Ever wonder what it’s like to live in a country other than your own? Here is a guest post from Adventures and Naps telling us how she settled into a new country:
Hi everyone! I’m Alanna over at Adventures and Naps, a 23-year-old Canadian trying out life in England. I hope you enjoy my piece below!
“What is it like to be an expat?”
Where do I even begin?
Being an expat, an immigrant living in a foreign country, is basically an emotional rollercoaster. Some days are incredible, filled with experiences I could have never had living back in Canada. Things like exploring historic English villages, climbing nearby mountains in Wales or seeing Harry Potter and the Cursed Child in London. I am truly lucky!
Me exploring Edinburgh
Other days it’s panic attacks, ugly crying and feeling constantly overwhelmed. Things are different, difficult and exhausting. Some days I get home and wish I could curl up with my parents watching Jeopardy or take my dog back in Canada for a hike.
For me, living as an expat is trying to find a balance between the two. Because I moved across the pond to live with my English boyfriend, I’m lucky to already have a solid support system in my new country. But even then, there’s still bad days. And that’s just life!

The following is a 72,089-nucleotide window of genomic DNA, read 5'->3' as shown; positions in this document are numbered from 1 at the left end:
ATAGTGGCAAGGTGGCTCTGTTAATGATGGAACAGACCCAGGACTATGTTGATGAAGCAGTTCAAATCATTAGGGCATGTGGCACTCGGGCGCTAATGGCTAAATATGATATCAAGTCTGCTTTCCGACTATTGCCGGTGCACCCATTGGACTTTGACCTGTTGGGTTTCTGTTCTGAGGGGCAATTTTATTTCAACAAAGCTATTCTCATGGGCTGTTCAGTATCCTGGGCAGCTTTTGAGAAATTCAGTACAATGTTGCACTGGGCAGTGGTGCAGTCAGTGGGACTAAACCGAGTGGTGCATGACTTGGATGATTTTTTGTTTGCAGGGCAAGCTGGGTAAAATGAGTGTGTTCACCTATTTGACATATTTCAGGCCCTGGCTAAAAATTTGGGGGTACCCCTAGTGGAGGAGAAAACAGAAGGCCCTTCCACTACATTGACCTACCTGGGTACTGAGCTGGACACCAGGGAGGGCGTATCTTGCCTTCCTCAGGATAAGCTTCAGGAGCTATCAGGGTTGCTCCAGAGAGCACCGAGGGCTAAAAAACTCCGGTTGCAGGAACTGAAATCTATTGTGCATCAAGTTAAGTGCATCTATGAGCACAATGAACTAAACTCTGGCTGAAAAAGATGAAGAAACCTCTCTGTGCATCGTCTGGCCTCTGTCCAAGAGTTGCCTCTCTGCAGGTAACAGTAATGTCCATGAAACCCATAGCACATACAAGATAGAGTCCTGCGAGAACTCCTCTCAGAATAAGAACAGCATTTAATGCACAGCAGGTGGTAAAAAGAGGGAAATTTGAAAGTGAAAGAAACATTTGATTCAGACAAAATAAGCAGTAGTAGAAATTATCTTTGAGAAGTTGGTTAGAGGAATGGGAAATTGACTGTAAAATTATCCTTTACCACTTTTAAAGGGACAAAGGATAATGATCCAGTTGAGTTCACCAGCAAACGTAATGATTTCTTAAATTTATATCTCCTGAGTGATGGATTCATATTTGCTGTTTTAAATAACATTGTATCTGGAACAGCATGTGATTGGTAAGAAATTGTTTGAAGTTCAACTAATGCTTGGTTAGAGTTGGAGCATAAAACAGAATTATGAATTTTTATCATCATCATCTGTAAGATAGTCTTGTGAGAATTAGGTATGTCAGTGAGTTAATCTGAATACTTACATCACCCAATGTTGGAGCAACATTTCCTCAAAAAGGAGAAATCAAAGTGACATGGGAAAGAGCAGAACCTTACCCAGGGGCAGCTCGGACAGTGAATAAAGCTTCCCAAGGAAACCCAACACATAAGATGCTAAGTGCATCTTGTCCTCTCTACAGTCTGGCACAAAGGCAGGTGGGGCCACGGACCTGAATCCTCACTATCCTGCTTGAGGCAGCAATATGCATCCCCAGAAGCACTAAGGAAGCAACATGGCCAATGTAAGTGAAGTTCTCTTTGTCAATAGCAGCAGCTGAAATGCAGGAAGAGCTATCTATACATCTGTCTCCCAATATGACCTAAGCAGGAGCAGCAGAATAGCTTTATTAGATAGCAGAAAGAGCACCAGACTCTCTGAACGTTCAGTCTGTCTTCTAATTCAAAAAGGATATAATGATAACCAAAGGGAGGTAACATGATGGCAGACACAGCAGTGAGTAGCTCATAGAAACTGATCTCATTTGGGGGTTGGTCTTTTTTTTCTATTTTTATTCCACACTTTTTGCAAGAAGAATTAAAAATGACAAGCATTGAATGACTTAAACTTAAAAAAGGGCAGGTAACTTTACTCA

Visiting Margate, a local sea-side town
Looking after yourself as an expat involves simple self-care like:
- following a solid routine
- getting enough sleep
- eating well
- drinking lots of water
- taking time for hobbies
- staying in touch with friends and family
- exploring your new home
Driving on the left side of the road and getting stopped by local horses
Life in England isn’t too different from Canada which makes the transition a bit easier. It’s still the same language, similar weather and comparable culture. I take the bus to work, finish my 8-hour shift, walk to the gym, bus home, shower, make dinner and play some video games. Nothing too different from Canada.
But I buy my bus ticket in pounds, everyone at work has an English accent, I can’t stop off at Tim Horton’s for a quick snack, the bus drives me home on the left side of the road and I don’t have Kraft Dinner in the cupboards. It ends up being the small things that build up that can be overwhelming.
A full-English breakfast at home
If living abroad is something you’re interested in, do not brush it off! It’s an achievable dream with some hard work. Take lots of time researching cost of living and visa requirements, make sure to contact expats for first-hand knowledge and spend some time in your potential new country. It’s not for the faint of heart, but it’s been the best experience of my life.
Whenever I’m having a rough day, I always remind myself of 13-year-old me, dreaming of adventures in faraway places. Just take a deep breath and carry on.
Thank you Alanna for taking the time to share your experience with moving over to a different culture!
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